Liberal Zionism is in crisis. The occupation is more permanent than ever. Prime Minister Benjamin Netanyahu celebrated the settlement project’s 50th anniversary in a settlement and announced many more settlements in recent weeks. The Israeli left is marginalized to the point that Labor politicians parrot the right. While U.S. politicians have failed to openly criticize the occupation, even Democrats– till they are leaving office. All signs are that the dream of a Palestinian state is over.
Here are two responses by liberal Zionists to the crisis. In the first case, Alon Ben-Meir, a long time negotiator, pleads with Americans to hold on tight, the left is still alive in Israel, and p.s., Israelis will never accept one state between the river and the sea.
In the second case, Danny Seidemann in a Peace Now podcast is more realistic about Israeli politics. Everything looks grim, he says, including approval of a “doomsday settlement” that would kill a Palestinian state; but Seidemann holds out hope that Israel might still be saved from itself.
Ben-Meir, a professor at NYU, appeared at the Palestine Center on November 17, and said the Israeli left is alive and well.
There is a very strong, well-operating left in Israel today. But you don’t hear much of the left because there is no election going on today. All you have to do is, read the Israeli newspapers, read the commentaries in Haaretz… The public is very sick and tired– the majority … are sick and tired of the conflict. They need to see an end to it. They talk openly about the two-state solution. There are scores and scores of organizations in Israel that’s all they do, promote peace peace peace, based on a two state solution.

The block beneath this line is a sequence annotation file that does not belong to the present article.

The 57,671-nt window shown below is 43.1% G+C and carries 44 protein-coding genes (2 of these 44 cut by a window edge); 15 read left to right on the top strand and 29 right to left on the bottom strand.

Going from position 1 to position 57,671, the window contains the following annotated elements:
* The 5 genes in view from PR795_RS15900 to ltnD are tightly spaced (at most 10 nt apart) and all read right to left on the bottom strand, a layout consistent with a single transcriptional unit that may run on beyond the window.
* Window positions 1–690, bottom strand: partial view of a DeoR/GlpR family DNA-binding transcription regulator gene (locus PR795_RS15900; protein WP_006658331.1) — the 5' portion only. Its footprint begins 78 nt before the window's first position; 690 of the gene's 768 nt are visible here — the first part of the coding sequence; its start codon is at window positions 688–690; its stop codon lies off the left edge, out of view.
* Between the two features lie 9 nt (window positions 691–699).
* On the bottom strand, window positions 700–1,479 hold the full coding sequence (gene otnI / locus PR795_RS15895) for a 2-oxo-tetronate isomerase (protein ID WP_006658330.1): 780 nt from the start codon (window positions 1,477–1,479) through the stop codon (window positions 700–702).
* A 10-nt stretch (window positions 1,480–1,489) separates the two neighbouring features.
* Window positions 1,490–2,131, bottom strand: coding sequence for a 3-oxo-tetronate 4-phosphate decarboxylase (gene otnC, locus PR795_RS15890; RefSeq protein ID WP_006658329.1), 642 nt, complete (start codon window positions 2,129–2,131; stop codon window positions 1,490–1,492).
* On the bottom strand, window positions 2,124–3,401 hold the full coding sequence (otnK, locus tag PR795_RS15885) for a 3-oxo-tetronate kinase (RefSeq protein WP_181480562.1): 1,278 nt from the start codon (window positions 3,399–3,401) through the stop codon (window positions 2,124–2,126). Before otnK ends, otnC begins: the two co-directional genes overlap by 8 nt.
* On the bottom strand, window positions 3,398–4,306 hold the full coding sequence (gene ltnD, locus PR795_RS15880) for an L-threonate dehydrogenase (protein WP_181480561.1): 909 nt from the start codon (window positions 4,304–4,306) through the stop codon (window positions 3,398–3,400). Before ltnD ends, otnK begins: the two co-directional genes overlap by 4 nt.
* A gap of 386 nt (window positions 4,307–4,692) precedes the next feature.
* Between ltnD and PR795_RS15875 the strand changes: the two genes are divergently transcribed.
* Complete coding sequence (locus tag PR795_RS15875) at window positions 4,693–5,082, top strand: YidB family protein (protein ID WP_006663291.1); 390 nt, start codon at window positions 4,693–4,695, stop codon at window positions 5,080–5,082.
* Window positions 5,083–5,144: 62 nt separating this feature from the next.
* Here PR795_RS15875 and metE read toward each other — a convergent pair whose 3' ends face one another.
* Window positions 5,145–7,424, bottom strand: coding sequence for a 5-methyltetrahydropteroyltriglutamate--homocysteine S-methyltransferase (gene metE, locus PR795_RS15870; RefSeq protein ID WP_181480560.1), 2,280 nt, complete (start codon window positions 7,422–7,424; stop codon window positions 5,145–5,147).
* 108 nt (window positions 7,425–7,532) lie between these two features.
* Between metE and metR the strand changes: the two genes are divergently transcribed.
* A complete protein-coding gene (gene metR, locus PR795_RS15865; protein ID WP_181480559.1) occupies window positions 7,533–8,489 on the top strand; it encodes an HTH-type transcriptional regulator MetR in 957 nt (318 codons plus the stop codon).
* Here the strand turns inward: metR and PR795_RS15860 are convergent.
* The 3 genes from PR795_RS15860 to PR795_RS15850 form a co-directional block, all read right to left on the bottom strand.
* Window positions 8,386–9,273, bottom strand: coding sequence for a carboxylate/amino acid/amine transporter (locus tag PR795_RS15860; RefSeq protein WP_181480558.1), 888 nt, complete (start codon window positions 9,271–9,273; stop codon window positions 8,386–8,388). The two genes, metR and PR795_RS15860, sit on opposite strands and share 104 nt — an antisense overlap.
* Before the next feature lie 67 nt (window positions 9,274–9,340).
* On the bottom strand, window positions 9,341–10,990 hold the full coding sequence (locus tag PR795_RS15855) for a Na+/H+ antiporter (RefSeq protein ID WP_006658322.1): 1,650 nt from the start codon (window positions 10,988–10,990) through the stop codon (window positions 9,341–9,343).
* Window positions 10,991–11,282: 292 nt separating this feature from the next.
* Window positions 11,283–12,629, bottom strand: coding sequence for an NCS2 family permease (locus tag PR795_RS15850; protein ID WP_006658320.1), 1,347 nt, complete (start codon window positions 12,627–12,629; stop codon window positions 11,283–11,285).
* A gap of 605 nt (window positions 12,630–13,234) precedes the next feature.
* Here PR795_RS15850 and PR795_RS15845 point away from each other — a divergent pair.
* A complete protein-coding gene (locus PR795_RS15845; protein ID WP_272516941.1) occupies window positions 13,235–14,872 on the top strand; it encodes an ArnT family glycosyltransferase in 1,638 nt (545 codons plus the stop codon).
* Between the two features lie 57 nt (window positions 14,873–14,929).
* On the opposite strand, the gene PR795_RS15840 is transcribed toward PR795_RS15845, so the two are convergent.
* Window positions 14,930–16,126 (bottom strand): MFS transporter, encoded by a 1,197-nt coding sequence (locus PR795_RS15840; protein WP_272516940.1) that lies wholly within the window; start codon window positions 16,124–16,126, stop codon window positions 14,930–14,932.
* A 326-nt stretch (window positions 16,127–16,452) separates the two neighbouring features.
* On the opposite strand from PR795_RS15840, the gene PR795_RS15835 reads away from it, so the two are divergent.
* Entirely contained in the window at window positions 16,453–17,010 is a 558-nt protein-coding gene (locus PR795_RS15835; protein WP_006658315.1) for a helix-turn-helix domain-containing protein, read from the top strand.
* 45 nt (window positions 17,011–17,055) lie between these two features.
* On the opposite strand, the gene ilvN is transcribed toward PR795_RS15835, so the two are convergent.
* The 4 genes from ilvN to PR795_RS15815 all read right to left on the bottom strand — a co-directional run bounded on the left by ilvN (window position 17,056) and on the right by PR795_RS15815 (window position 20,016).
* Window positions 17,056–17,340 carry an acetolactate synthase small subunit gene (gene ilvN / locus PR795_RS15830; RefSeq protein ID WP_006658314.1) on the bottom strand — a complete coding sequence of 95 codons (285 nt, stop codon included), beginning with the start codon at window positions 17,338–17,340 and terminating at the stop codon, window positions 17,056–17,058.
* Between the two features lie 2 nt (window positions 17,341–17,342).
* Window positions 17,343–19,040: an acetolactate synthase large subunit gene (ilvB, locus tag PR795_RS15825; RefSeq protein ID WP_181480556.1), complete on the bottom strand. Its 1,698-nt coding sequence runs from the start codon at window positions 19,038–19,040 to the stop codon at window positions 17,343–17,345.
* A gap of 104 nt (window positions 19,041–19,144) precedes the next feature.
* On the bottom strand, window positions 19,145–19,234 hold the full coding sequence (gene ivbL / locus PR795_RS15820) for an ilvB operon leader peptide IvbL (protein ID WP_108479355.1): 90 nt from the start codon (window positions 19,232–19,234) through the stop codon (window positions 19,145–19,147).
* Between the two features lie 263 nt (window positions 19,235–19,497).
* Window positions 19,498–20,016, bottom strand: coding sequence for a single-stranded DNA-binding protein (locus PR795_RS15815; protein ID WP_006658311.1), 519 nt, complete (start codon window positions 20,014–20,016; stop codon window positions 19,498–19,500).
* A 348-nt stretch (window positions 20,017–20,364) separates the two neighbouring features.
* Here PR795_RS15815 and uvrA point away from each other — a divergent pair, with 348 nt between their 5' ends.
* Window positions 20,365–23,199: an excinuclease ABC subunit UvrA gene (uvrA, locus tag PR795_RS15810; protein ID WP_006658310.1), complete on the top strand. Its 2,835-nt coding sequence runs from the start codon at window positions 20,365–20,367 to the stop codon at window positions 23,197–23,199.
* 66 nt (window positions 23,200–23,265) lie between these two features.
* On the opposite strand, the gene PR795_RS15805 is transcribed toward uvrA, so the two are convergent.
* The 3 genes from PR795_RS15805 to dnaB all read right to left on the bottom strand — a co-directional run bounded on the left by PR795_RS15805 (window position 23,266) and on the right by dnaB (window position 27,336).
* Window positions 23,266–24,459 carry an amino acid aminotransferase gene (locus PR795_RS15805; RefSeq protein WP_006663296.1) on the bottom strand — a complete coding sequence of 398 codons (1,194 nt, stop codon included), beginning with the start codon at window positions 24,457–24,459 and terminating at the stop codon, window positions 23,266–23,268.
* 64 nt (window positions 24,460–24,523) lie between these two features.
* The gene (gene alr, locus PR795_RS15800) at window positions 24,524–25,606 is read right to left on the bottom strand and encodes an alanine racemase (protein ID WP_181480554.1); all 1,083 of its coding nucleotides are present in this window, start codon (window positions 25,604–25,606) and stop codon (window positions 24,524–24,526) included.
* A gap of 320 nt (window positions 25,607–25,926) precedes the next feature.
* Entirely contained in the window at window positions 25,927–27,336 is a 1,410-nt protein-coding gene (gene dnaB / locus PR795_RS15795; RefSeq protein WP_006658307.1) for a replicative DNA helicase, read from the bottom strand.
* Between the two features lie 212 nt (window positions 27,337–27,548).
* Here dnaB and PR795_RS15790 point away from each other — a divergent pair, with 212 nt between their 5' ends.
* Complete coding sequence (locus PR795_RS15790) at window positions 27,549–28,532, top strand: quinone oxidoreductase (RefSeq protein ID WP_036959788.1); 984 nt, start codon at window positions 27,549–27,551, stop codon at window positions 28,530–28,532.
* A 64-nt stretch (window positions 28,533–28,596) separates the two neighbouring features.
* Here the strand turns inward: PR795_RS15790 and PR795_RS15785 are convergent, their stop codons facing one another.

The one state solution is never going to happen because no Israeli government from the extreme left to the extreme right will never allow to have one state and be governed eventually by a Palestinian majority. That’s not going to happen.That’s not going to happen, plain and simple.
Ben-Meir called on the audience to “appeal to the segment of the Israeli population that wants to end this conflict.”
Danny Seidemann of Terrestrial Jerusalem spoke in a Peace Now podcast on November 15, and expressed far more pessimism than Ben-Meir.
Seidemann described an unprecedented “major surge” in new settlements in East Jerusalem since the summer. For the first time in a long time there is a “major surge in the number of settlements:” 1300 apartments on the fringes of existing neighborhoods. He pointed to four settlement plans in Sheikh Jarrah, approved in November, including a yeshiva. When these settlements are complete, Seidemann said, they will transform Sheikh Jarrah into an extension of Jewish, pre-67 Israel far east of the Green Line.
“This is a game changer because it’s a border changer.”
Seidemann also cited a “Doomsday settlement” on the south side of Jerusalem, given that nickname because it would end the two-state solution.
Secondly we’ve learned that one of the Doomsday settlements, Givat Hamatos, has been greenlighted by Netanyahu even though there’s no confirmation of that publicly. We’ve heard behind the scenes that the previous restraints have been removed by Netanyahu and the first tenders are going to be expected in the first quarter of 2018.
Givat Hamatos, on an empty hill near Har Homa, would cut off all connection between Jerusalem and Bethlehem for Palestinians.
Seidemann also described “massive infrastructures” that have erased the Green Line, integrating East Jerusalem settlements and West Bank settlements into Israel proper.
It’s possible to go from Tel Aviv to Etzion bloc [far south of Jerusalem] without hitting a traffic light, something you can’t do to my house in Jerusalem.
His conclusion :
So it really cuts to the quick… the authoritative question as to whether the two state solution is alive or dead.
Seidemann said that if there were a peace agreement, Israel would need to remove 163,000 settlers who do not live in the major settlement blocs, or about a quarter of more than 600,000 settlers east of the Green Line. That number used to be 116,000 when Netanyahu took office in 2009, but it goes up 6,000 or 7,000 a year, he said.